February 15, 2016


Starring the voices of Raymond Ochoa, Jack Bright, Sam Elliott, Anna Paquin, A.J. Buckley, Jeffrey Wright, Frances McDormand, Steve Zahn. Directed by Peter Sohn. (2015, 94 min).

The Good Dinosaur will likely be remembered as Pixar's 'other' film released in 2015. The first, Inside Out, was such a triumphant return-to-form for the studio that this one was kind-of overshadowed and, to be honest, pales in comparison. While it isn't one of Pixar's homeruns, The Good Dinosaur hits a solid RBI double.

The initial what-if premise - an asteroid believed to have wiped out the dinosaurs actually missed - is mostly a gimmick to allow reptiles and humans to co-exist. Arlo is the fearful runt in a family of Apatosauruses, who maintain a corn field. Tragic circumstances (of the usual Disney variety) result in Argo being lost and on his own to find his way back home. He eventually befriends Spot, a feral caveboy who's also without a family. Enemies at first, these two learn to depend on each other for survival from one encounter to the next, which includes briefly falling-in with a family of cattle-herding T-Rexes.

There aren't a lot of surprises here, but the journey is entertaining enough and, as usual, the film is brilliantly animated. The Good Dinosaur might also be the only Pixar film made exclusively with kids in-mind, nearly devoid of gags or references only their parents would appreciate (save for Sam Elliott's casting as the head T-Rex). While that isn't necessarily a bad thing, it does automatically render the film one of the studio's lesser efforts.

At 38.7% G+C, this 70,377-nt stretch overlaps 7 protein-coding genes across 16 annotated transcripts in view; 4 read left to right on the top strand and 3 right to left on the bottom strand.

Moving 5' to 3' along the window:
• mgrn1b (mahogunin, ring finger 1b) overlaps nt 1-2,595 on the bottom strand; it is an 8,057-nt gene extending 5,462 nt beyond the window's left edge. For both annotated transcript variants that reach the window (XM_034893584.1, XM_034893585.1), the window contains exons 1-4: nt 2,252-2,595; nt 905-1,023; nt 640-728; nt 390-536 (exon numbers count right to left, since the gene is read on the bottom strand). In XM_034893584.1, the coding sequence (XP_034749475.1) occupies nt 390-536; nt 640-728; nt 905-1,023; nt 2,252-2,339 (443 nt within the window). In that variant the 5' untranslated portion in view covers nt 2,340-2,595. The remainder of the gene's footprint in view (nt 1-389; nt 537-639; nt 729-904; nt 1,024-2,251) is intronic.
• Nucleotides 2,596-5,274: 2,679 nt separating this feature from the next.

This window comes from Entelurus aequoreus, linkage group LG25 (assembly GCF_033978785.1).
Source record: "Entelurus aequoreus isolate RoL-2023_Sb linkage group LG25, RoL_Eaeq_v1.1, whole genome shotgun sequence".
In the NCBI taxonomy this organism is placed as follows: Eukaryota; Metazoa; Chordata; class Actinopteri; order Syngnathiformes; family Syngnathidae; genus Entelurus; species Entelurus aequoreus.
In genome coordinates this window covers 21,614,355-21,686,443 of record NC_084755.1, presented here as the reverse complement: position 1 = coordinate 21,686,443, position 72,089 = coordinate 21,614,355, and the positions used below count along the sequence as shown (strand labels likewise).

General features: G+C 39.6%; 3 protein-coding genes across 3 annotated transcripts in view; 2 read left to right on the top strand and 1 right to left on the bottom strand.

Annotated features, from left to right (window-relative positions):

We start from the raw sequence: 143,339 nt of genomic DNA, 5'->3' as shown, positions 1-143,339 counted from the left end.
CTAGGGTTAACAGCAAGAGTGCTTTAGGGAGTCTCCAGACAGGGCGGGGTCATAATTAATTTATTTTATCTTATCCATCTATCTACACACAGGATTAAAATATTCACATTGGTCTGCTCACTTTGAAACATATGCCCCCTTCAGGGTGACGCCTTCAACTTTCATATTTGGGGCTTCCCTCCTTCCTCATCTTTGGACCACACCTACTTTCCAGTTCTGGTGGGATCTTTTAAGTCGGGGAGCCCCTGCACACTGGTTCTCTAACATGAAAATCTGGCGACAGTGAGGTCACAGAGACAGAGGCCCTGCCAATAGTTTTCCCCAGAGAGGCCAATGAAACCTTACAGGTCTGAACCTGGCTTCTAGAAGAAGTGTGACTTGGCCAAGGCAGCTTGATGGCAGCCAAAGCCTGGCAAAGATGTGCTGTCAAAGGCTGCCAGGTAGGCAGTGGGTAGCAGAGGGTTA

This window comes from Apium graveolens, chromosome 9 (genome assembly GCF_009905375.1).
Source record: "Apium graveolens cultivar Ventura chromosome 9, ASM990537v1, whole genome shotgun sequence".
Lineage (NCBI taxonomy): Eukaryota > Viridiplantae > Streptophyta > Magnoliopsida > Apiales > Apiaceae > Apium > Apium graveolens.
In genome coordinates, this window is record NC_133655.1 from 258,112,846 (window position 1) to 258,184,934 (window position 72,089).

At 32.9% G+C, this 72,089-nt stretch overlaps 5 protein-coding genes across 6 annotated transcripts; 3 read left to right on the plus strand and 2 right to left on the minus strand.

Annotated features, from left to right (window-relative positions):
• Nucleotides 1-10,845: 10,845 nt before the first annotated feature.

Who farted?

Part of me also has to question the use of dialogue. The best scenes are those where no words are spoken, particular one near the end which is the most emotionally poignant in the entire film. Think of the heart-breaking intro to Up or the entire first half of WALL-E. They are dialogue free, yet still run us through an emotional wringer. The dialogue and voices in The Good Dinosaur aren't terrible or anything, but is it really necessary for these dinosaurs to speak? Couldn't the creative geniuses at Pixar found a way to tell the same story without words? If so, they might have had another masterpiece on their hands.

But I digress, because even with the missed creative opportunities, The Good Dinosaur is engaging, funny, suspenseful and better than a majority of the other 2015 films passing themselves off as family fare. Besides, if Pixar was to take my advice and get rid of all the dialogue, that would mean we couldn't enjoy Elliott's alligator campfire tale (the funniest scene in the entire film).


  • Featurettes: "The Filmmakers' Journey" (arguably the most comprehensive of the bonus features); "Hide and Seek"; "True Lies About Dinosaurs"; "Recyclosaurus"; "Every Part of the Dinsaur"; "Following the T-Rex Trail" (a real life family of Oregon Ranchers who inspired the T-Rex family in the film)
  • Deleted Scenes
  • Short Film: "Sanjay's Super Team" (which is cute, but not one of Pixar's best shorts)
  • DVD & Digital Copies


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